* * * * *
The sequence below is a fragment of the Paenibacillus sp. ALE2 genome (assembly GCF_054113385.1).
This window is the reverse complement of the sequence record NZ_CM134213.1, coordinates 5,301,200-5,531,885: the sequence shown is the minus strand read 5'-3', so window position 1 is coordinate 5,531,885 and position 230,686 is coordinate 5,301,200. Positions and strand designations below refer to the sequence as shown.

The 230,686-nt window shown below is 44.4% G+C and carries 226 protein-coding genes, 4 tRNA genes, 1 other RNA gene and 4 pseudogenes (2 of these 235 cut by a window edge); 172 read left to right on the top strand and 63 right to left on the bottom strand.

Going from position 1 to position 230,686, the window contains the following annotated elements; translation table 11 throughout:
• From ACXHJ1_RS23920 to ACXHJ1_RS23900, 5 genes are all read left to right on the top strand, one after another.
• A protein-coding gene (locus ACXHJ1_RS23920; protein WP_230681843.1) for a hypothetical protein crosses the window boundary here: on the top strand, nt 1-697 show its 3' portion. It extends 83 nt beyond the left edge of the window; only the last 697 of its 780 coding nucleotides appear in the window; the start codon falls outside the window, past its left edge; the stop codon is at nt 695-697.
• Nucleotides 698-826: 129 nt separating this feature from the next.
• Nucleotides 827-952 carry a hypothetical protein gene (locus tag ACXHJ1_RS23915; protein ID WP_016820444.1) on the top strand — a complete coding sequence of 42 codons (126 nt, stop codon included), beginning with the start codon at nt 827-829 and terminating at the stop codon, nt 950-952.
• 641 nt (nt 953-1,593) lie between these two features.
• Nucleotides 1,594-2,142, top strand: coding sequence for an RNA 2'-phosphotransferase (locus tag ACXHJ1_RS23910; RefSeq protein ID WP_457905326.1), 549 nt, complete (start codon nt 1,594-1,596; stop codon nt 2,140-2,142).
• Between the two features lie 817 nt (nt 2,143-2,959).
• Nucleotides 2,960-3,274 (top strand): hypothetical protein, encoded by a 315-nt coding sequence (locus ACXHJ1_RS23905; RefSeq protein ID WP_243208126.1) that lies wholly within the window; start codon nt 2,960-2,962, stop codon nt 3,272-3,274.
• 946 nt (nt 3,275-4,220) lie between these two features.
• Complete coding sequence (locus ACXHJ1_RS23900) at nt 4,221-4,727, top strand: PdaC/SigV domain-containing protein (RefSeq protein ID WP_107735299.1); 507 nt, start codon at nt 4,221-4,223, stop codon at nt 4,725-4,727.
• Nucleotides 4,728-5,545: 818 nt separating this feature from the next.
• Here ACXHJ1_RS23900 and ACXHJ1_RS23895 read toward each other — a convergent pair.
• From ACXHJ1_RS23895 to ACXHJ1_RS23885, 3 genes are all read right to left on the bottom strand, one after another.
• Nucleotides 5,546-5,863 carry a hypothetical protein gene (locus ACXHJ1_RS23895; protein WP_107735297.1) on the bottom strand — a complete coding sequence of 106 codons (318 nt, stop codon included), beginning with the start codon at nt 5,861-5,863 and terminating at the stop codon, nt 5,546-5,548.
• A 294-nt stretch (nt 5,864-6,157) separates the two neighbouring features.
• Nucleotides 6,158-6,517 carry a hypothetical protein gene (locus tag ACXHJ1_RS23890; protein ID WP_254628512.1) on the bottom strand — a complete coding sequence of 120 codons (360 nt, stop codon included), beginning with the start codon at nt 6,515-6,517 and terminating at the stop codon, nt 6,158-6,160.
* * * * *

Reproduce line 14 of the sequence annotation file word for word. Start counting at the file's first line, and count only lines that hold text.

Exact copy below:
• Complete coding sequence (locus ACXHJ1_RS23900) at nt 4,221-4,727, top strand: PdaC/SigV domain-containing protein (RefSeq protein ID WP_107735299.1); 507 nt, start codon at nt 4,221-4,223, stop codon at nt 4,725-4,727.